Envision the impact of 10 minutes: What the 2020 Census can mean for you
South Bureau Chief
“Seven-hundred thousand [people] were eligible to be counted in Miami-Dade County for the 2010 census,” according to Jackie Colon, Southeast Regional Director of the National Association of Latino Elected and Appointed Officials (NALEO) Educational Fund.
That six-figured number was an approximate of how many people were missed during that last census and a warning of just how many more are at risk of being left out of the next Census count in 2020.
The impact of numbers plays an extensive toll on millions of people and billions of dollars when applying it to the census. As of October 2017, www2.census.gov reports that may it cost an estimated average of $15.6 billion to conduct the upcoming count.
With outside factors like immigration, employment or basic knowledge on the subject, the census’ dependence on the people’s response means that this form is not just another survey the American public can, nor should it, ignore.
The reality is that not everyone will be counted. For example, government spies, secret agents and off-the-grid individuals are just going to be missed from the count. But, for the average John like service workers, entrepreneurs and students of the like, filling out a 10-minute survey next year influences the lifestyle of the next 10 years.
What the Census does, and has been doing from 1790, is a population count. Census.gov says, “The goal … is to count everyone once, only once, and in the right place,” but a question that usually follows is if that is really possible? As the United States is constantly changing, census records show that the questions change as the society does; an issue that records also show is that responders are subjective. This leads to incomplete or even incorrect forms being returned.
The official count takes off January 21, 2020, in Alaska, according to Assistant Professor (AP) of Political Science Victoria Brower, so everyone should be prepared to submit their form – and do it quickly.
Not unfamiliar to catastrophe with counts – the 2016 Presidential election or the recent Florida Governor elections – Broward College’s partnership with Dinner at the Square (DATS), held a dinner and discussion with representatives of varying backgrounds related to the upcoming count.
Moderated by Robert E. Weissert, Esq., and paneled by speakers Commissioner M. Margaret Bates, Jackie Colon and Driena Sixto, the panel discussed, “The Politics of Counting,” surrounding the 2020 census at BC’s DATS.
Bates of the city of Lauderhill and Subcommittee Chair of the Broward County 2020 Census Complete Count says, “it is the count of your life.” She emphasized the importance of submitting forms and ensuring that accurate numbers are re-distributed back to the state from county populations.
But in all things that relate to public resources, opinions were fired up about how the results of the Census should affect the American government. The count affects the number of representatives each state has for Congress, state allocated funds for natural disasters, other aids for just about anything free and portions of economic balance.
The evening was mild for only 22 minutes before disagreeing opinions were discussed amongst the panel. Weissert, Executive VP and Counsel to the President and CEO Florida Tax Watch, kept the night spicy by moderating and correcting some statements said by the panel.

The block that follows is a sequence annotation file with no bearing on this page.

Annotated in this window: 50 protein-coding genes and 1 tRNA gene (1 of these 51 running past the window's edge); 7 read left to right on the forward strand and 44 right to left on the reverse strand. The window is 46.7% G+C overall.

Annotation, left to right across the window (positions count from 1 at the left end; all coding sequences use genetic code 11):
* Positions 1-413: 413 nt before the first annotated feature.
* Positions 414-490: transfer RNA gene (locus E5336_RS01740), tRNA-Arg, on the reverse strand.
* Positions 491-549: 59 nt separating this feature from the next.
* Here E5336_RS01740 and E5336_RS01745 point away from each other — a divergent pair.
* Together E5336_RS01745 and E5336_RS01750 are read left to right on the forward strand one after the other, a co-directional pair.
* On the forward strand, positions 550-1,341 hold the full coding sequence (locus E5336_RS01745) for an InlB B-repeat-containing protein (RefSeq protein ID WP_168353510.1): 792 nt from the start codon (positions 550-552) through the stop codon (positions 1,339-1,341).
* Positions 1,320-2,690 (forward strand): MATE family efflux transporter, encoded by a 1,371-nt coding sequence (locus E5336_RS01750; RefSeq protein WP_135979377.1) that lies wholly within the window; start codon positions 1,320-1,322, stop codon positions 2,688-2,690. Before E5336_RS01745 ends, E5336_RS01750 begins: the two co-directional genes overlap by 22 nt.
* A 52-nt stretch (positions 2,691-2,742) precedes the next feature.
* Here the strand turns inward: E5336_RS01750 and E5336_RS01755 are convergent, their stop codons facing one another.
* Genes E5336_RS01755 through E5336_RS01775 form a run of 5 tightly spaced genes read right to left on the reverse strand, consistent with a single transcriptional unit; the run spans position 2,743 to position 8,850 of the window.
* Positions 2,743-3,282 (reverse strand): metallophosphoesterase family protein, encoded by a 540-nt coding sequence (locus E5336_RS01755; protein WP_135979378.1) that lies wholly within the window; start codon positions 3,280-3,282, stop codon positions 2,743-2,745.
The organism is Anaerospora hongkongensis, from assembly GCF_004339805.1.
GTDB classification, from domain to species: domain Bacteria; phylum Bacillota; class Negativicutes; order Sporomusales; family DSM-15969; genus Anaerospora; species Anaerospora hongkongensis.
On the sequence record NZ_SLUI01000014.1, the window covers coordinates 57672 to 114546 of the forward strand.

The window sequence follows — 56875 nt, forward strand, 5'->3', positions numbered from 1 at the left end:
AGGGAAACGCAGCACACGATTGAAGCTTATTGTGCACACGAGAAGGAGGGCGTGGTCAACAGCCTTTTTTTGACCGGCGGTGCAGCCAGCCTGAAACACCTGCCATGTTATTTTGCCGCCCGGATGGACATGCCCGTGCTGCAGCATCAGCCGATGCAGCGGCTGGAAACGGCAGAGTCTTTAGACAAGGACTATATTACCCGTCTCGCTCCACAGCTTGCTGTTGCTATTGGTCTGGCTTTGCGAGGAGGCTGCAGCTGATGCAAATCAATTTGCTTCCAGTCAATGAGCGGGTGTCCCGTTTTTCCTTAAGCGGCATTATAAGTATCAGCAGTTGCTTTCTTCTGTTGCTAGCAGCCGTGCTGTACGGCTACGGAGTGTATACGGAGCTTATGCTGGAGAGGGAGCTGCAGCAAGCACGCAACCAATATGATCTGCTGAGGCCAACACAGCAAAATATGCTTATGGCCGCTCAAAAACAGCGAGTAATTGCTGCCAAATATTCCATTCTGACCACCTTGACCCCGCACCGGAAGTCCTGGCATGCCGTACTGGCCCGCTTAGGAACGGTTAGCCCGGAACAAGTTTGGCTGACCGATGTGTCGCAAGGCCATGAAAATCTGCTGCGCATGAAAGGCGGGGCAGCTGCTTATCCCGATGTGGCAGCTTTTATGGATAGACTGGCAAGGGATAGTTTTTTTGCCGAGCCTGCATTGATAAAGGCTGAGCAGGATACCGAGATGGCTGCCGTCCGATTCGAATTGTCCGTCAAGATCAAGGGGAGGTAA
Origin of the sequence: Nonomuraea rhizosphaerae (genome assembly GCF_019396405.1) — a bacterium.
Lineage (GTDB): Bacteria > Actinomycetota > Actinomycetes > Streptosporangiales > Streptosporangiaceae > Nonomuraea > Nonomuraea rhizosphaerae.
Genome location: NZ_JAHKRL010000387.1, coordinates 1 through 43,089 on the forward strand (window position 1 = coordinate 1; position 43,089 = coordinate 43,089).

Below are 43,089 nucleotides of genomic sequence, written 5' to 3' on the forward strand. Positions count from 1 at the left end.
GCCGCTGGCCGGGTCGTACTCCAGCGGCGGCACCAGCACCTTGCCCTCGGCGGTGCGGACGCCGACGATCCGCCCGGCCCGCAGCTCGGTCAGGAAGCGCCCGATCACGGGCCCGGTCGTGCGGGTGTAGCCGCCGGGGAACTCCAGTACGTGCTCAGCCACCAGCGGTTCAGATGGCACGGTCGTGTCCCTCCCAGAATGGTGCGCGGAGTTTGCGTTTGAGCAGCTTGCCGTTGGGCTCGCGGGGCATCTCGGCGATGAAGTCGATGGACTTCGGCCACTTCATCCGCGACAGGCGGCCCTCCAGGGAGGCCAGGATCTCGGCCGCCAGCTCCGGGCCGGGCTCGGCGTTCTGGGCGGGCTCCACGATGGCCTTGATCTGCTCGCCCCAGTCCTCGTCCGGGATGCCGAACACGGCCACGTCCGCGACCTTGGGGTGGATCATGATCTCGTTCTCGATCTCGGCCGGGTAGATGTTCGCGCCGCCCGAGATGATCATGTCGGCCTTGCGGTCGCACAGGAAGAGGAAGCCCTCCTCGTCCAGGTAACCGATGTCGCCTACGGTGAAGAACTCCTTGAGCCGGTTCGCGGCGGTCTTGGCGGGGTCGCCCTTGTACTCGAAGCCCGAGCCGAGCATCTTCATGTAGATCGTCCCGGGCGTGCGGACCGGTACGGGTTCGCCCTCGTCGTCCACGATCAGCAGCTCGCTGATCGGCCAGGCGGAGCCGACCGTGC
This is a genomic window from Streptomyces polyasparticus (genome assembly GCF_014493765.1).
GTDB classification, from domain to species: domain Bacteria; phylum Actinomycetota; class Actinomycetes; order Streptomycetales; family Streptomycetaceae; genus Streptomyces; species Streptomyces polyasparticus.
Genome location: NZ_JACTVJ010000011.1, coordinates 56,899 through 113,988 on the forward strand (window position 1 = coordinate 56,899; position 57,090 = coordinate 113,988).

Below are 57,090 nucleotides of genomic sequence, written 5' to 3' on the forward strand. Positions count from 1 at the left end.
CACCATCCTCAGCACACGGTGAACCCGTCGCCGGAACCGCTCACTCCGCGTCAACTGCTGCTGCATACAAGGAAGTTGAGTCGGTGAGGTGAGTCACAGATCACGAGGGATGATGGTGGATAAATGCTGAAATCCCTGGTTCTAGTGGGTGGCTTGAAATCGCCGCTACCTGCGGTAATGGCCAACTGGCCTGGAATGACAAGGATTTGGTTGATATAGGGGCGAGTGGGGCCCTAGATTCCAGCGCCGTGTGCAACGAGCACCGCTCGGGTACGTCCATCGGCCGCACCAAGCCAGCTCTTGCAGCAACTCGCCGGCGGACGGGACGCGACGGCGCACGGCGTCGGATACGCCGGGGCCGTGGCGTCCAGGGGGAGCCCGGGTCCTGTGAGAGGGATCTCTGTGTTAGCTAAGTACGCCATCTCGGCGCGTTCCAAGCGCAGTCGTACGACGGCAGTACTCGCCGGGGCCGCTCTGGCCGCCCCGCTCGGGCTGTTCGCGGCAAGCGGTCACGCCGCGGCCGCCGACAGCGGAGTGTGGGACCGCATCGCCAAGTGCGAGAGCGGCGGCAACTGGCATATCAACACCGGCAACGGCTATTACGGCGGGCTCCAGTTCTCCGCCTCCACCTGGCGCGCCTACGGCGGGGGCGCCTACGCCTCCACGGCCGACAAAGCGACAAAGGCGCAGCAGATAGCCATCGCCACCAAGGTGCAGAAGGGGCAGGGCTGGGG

“I don’t think the answer is to apportion representatives based on counting people who aren’t eligible to vote – it continues the same failed policies,” said Sixto, Gulf Regional Manager of Turning Point USA.
Though simple in concept, this form is complex in action. Influences of politics, legal status, bias, education, resource access and more all affect the form’s completion.
Knowing this, the Census Bureau is looking to hire as many people as needed backgrounds to have this best completed, according to Hansi Lo Wang of npr.org.
Now as a student who has been approached to apply for Census employment, many prospects go into this process:
Depending on the county, your pay may hold a hefty weight to it.
The value of the work comes from not only going out with a decent pay-by-the-hour but also knowing that each person counted is valued anywhere from $1400-2000.
The people you count are not in any form of danger by being held accountable for their existence within the country.
For us who don’t know, Article 1, Sec. 2 of the Constitution mandates this count occur every 10 years. Census.gov says the cost per household is to be reduced $13 as compared to the 2010 census, so the cost will be $107 per household unit next year.
The basis of the Census is to count the population, yet the action has turned into a political minefield. Colon says, “this should be non-partisan (no political party relation); it has turned into just that.”
Where Dinner at the Square hosted political individuals in the debate, BC’s Village Square (VS) held an event to educate students on how basic statistics gathered from the census affect their daily lives. Relating more to South Florida’s demographics, Professors: Victoria Brower, Alon Parker and Kaya Hamer-Small broke down the impact of the census from fields of Political Science, Geography and Sociology.
Both ‘squares’ consented that every person should be counted, but they were applied differently. DATS focused more on the reapportionment of representatives of the state and where they should go; VS highlighted the communal effects and demographics that the census documents.
2020 is the start of a new decade – one many of us will experience as the starter of our adult lives. From voting in the next election to accounting ourselves as residents within the United States, the power of just one person brought to attention can influence the next decade of lives we live.
Hopefully by the time the Census comes around everyone is on-the-grid, countable and aware.